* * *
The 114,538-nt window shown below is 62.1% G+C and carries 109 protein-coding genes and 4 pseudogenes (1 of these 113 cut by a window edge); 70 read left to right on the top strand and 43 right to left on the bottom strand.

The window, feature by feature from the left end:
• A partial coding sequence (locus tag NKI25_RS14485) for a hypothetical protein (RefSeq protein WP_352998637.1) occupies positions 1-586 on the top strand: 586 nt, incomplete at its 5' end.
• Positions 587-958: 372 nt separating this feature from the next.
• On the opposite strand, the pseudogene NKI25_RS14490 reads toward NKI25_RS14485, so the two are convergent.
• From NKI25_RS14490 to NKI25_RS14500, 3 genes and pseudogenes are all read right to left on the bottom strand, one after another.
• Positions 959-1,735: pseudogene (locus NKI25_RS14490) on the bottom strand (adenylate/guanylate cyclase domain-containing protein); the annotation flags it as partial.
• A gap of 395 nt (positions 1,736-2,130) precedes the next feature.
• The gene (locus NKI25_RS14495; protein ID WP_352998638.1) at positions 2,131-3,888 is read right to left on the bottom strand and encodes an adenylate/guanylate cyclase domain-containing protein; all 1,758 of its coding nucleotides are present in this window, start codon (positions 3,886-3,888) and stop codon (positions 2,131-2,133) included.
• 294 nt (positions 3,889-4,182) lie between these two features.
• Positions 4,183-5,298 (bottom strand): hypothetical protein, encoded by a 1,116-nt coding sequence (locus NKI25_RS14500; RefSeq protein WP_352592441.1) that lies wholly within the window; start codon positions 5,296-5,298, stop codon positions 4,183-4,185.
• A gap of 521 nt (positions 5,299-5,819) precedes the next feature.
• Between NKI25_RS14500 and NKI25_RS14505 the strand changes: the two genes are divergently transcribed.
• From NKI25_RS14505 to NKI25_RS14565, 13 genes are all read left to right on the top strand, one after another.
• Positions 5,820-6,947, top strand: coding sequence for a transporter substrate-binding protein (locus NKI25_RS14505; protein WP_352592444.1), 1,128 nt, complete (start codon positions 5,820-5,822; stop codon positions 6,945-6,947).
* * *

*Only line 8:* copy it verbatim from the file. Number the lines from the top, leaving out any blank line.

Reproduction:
• A gap of 395 nt (positions 1,736-2,130) precedes the next feature.